Arrest of Makhachkala Mayor Likely to Increase Volatility in Dagestan

Publication: North Caucasus Weekly Volume: 14 Issue: 12

As the details of the arrest of the mayor of Makhachkala, Said Amirov, continue to emerge, experts predict a dangerous power vacuum in the republic. Amirov was arrested by Russian special forces at his home in Makhachkala on June 1 in a military-style operation. According to the well-known Dagestani social scientist, Enver Kisriev, Amirov “held back radical structures, helped the ethnic Russian population, the Russian Orthodox Church. He was always loyal to all the leaders of Dagestan and to the authorities in general. What has happened now practically threatens the remnants of the order that still was in place in Dagestan.” Kisriev deplored what he called Moscow’s “untimely and incorrect” impulses that are pushing Dagestan into the “abyss of civil war.” The expert said Amirov was arrested because some people had managed to convince the Russian leadership that Makhachkala’s powerful mayor was the source of all the vices of the republic (http://www.kavkaz-uzel.ru/articles/225315).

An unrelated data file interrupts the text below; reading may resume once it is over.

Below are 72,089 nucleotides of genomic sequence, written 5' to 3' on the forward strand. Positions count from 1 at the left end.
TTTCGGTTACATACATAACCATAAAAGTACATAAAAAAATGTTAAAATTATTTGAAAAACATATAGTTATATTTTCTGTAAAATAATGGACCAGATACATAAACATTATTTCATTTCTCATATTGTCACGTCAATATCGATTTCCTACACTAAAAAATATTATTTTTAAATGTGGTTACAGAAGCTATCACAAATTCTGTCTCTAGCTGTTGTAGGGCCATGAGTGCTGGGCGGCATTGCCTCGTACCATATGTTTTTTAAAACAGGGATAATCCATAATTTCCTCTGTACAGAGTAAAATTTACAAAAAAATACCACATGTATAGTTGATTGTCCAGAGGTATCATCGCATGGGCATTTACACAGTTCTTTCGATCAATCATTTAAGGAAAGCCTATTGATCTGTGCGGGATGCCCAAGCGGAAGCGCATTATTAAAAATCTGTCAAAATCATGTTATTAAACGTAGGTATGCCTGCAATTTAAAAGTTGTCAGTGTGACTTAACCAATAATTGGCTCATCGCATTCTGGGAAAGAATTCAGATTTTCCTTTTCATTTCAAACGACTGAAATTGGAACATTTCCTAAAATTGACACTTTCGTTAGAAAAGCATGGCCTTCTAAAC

Many observers connect Amirov’s arrest to a grudge that the acting president of Dagestan, Ramazan Abdulatipov, may have against him. Indeed, Amirov was considered to be the most powerful politician in Dagestan, given that he presided over the growth of the capital of Dagestan, Makhachkala, since 1998. Greater Makhachkala has a population of 700,000, or about one quarter of the republic’s population, and is still rapidly growing as it attracts people from all over the republic, who are seeking jobs and a better life. In an interview with the Russian TV channel Rossiya on June 9, the current Dagestani leader denied he was behind Amirov’s arrest or felt in any way threatened by him, but still he appeared to endorse the mayor’s detention (http://kavpolit.com/abdulatipov-ob-amirove-ya-ego-ne-boyalsya-on-menya-ne-pugal).